If there's a singular truth in the entertainment business, it's that most people are faking it. Joi McMillon, however, is not. When I was a panicked newbie production assistant on HBO's Togetherness who had to Google what a boom operator did, Joi was an experienced assistant editor on our team who showed me what it felt like to not be scared you would lose your job if you went to the bathroom. She was cool and confident and took pride in her work in a way I wasn't accustomed to. Whether it was the coffee she preferred to drink or defending a scene she felt should not be cut out, Joi had no problem asking for what she wanted.
And it's working out for her. When the 2017 Oscar nominees were announced last month, Joi's Best Film Editing nomination (with Nat Sanders for Moonlight) made her the first black woman in the history of the Oscars to be nominated for editing. Moonlight follows the story of a boy in Miami from adolescence to adulthood in a stunningly delicate and intimate evaluation of what it means to be — among about a million other things — poor, black, and gay.
While I'm here to praise Joi for her incredible work, as her friend I'd be remiss not to mention that there is no one who shines as brightly as she does. I call her laugh "the domino" because it is truly so infectious that if she is laughing, the whole room is laughing.
Joi has taught me more over one charcuterie plate about what it means to be a powerful woman in this business than most people might learn in a lifetime. When I first met her, she didn't have to tell me that her voice mattered, she commanded it. When she reads this, she will say, "Nora, you're so silly," and let out that big Joi laugh. I'm laughing right now just thinking about it.
Nora Silver: Tell me how you became interested in editing.
Joi McMillon: Originally, I wanted to be a journalist. I had big dreams of graduating from college, moving to New York, and being hired for an amazing magazine. But I was a part of this group called Junior Achievement in high school, and we had a career day, and I wanted to go to the Orlando Sentinel, and then my backup was film, because my brother had just moved to LA to become an actor. So I thought, Oh, film sounds cool. Well, I submitted my request late, so I got my second choice.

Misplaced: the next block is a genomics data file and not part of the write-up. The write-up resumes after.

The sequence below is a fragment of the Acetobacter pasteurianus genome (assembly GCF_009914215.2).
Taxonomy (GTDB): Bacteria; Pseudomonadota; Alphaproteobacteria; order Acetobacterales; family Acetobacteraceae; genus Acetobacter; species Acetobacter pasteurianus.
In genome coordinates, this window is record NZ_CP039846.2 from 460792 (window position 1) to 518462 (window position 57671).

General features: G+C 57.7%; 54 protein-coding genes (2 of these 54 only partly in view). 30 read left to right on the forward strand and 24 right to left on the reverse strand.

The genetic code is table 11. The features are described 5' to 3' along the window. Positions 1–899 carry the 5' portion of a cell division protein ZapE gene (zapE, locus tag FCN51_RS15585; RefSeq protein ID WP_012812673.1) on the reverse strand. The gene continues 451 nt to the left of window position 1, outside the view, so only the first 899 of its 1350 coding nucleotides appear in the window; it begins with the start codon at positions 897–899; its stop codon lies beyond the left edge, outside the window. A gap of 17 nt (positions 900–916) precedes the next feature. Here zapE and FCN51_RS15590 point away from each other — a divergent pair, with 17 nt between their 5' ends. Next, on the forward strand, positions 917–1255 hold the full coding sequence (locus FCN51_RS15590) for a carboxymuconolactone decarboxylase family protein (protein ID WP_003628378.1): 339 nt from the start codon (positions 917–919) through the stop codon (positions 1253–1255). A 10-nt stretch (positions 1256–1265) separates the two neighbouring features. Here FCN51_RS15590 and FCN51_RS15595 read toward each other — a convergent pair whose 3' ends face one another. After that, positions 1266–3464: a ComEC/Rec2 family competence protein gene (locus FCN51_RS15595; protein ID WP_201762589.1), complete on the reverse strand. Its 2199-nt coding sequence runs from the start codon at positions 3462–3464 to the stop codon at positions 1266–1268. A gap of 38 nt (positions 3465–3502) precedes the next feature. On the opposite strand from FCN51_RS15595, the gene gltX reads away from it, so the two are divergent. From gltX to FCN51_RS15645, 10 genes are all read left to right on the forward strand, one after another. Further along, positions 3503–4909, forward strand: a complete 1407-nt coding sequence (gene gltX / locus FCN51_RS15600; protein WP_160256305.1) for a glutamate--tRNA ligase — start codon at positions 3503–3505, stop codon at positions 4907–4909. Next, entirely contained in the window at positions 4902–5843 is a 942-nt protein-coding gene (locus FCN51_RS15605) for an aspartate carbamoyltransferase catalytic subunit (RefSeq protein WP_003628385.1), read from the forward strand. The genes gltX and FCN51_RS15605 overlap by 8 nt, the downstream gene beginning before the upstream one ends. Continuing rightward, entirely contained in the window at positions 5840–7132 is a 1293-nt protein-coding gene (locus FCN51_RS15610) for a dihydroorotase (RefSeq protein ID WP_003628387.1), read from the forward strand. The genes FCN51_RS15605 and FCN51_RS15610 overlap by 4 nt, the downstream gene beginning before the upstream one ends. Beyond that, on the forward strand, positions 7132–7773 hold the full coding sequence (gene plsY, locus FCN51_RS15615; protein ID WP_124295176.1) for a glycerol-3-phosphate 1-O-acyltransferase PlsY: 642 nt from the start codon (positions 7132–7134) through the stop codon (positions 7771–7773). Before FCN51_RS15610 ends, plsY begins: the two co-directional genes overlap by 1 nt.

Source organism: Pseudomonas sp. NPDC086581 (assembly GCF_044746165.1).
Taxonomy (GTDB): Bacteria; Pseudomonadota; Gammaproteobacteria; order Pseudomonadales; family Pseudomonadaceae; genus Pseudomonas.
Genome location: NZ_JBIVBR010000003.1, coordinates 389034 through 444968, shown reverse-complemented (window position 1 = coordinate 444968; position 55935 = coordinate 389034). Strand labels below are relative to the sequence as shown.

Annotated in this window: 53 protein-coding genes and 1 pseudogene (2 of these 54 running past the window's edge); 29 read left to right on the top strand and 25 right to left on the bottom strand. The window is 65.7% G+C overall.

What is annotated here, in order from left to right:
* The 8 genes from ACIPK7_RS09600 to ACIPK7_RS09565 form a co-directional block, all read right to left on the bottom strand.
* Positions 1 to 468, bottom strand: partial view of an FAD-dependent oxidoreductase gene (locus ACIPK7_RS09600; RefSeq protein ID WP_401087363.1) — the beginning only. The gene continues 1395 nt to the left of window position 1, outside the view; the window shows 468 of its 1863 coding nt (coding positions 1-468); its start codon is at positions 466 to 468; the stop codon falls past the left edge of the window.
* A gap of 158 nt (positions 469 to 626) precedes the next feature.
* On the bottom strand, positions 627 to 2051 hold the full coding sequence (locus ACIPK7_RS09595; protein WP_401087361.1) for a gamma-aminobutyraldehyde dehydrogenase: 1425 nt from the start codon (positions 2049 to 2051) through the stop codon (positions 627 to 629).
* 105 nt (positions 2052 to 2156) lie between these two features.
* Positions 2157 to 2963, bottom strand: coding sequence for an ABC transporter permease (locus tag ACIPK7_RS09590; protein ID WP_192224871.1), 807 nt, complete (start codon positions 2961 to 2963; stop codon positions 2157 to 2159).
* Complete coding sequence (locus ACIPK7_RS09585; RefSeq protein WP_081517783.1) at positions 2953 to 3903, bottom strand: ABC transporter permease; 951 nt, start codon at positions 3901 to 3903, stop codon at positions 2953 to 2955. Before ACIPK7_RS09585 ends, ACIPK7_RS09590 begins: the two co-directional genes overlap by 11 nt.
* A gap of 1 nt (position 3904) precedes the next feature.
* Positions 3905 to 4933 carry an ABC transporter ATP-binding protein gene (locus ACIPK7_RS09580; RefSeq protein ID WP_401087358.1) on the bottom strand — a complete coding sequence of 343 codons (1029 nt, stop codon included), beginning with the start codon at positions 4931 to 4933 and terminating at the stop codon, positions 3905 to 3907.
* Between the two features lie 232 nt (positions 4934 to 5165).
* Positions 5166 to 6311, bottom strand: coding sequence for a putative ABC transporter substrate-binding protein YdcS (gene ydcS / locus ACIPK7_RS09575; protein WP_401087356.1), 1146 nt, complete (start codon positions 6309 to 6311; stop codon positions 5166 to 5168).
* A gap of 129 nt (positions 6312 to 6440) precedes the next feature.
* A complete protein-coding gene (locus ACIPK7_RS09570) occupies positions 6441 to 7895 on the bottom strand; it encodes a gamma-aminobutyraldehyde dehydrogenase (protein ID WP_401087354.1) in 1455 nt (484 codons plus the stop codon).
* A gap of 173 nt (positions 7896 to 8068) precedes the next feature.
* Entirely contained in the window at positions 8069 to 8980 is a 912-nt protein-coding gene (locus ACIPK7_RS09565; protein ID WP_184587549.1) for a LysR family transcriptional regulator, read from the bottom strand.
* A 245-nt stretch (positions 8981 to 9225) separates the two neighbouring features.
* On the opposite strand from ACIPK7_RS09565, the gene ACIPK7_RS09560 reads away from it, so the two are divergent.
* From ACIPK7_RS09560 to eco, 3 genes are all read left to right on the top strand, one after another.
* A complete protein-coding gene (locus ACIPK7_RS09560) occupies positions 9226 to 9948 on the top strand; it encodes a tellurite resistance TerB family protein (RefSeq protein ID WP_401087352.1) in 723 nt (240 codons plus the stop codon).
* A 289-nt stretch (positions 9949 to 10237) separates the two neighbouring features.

Our career-day trip was to go to Universal Studios, and a part of the tour was going to see this editor who was editing Animal Planet, and I was like, "Wait, what is this?" And he was like, "Here, I'll show you. Basically what I can do is, the owner is throwing a ball and then when I cut to the dog, the dog can catch the ball," and he showed us that scenario. And then he was like, "The dog could miss the ball," and he showed us that scenario. Then he's like, "Or the owner throws a ball and the dog catches a Frisbee." I was like, "Wait, that's crazy!" He completely manipulated the story by his cuts, and I went home and looked up film schools because I was like, "I want to be an editor, that seems awesome."
NS: Before I worked in postproduction, I didn't get what an editor was or the influence the editor had on the final product. How would you explain your role in the film?